Anita Ekberg, Fellini’s Traffic-Stopping Sex Symbol, Is Dead At 83
The blonde beauty who added a smoldering Swedish sensuality to the pantheon of European 1950s and ’60s screen sirens that included Gina Lollobrigida and Brigitte Bardot, died Sunday in Rocca di Papa, near Rome, according to reports confirmed by Deadline. She was 83.
She had lived in Italy for decades since a starring role, opposite Marcello Mastroianni in Federico Fellini’s groundbreaking 1960 La Dolce Vita, made her an international sex symbol. In the film she she played Sylvia, a Swedish-American movie star who arrives in Rome and captures the attention of Mastroianni’s night-crawling paparazzo, who takes her on a moonlit tour of the city. In one of the episodic film’s most famous scenes, Sylvia, poured into a strapless, form-fitting black gown, wades into the Trevi Fountain, beckoning her suitor to follow.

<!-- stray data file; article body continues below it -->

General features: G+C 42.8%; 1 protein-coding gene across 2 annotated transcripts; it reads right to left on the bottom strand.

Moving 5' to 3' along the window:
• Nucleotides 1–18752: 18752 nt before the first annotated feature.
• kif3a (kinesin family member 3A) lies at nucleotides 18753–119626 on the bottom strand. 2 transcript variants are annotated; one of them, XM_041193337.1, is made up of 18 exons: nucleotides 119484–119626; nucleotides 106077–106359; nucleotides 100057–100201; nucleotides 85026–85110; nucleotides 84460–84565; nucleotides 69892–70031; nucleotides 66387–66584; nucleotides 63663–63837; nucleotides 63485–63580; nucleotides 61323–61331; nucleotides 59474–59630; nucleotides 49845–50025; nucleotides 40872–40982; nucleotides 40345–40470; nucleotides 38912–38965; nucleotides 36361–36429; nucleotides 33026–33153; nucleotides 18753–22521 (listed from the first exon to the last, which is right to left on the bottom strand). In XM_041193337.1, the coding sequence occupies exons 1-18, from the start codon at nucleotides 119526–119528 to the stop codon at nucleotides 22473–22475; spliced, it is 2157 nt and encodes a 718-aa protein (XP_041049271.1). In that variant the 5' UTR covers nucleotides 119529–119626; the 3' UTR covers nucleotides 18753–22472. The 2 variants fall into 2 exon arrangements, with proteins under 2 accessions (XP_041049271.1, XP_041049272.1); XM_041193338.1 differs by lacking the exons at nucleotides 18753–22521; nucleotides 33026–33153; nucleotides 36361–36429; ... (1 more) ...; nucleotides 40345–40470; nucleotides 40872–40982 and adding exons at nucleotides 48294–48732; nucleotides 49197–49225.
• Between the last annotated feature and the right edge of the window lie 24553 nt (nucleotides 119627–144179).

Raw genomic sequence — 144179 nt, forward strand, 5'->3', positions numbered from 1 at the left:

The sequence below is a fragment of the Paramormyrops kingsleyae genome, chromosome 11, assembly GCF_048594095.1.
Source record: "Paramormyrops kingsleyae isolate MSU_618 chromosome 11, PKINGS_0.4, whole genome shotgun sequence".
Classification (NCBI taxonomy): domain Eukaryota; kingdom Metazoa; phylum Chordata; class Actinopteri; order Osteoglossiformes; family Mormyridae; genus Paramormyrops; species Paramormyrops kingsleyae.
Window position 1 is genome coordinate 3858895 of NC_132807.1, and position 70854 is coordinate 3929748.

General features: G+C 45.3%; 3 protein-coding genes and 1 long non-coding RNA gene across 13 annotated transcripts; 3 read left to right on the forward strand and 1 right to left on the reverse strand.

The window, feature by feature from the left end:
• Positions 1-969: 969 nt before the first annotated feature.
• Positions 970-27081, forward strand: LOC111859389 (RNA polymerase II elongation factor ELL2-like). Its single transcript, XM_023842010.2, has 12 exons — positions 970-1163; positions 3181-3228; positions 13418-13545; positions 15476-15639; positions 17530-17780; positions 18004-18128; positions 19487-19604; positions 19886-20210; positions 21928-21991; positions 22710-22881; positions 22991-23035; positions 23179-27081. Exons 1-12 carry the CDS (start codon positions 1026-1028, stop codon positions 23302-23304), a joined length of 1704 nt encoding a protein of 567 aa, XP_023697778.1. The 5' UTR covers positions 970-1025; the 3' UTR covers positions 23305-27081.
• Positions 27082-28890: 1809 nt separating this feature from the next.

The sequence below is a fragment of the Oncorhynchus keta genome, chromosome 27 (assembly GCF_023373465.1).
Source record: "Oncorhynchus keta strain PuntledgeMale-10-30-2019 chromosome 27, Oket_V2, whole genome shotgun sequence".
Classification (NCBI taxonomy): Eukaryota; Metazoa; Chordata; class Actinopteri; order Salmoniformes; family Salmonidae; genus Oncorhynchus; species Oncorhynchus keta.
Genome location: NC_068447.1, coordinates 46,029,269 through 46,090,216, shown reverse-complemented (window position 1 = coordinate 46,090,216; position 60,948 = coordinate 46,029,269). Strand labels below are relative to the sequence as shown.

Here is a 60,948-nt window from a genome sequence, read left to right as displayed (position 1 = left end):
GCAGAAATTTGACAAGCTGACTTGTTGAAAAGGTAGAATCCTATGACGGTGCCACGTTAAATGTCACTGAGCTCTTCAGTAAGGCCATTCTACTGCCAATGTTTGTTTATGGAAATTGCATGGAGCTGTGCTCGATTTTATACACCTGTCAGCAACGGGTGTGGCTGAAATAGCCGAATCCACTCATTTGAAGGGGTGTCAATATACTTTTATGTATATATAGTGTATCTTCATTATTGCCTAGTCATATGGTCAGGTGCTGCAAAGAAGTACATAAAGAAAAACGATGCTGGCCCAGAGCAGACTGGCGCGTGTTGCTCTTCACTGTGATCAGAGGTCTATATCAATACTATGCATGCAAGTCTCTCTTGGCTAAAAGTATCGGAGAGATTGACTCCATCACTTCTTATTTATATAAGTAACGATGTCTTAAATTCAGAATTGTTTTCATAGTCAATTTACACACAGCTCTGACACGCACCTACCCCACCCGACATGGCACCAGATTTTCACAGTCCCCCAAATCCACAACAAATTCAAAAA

Later she pointedly, and frequently, remarked that it was she who made Fellini a star—and not the other way around.
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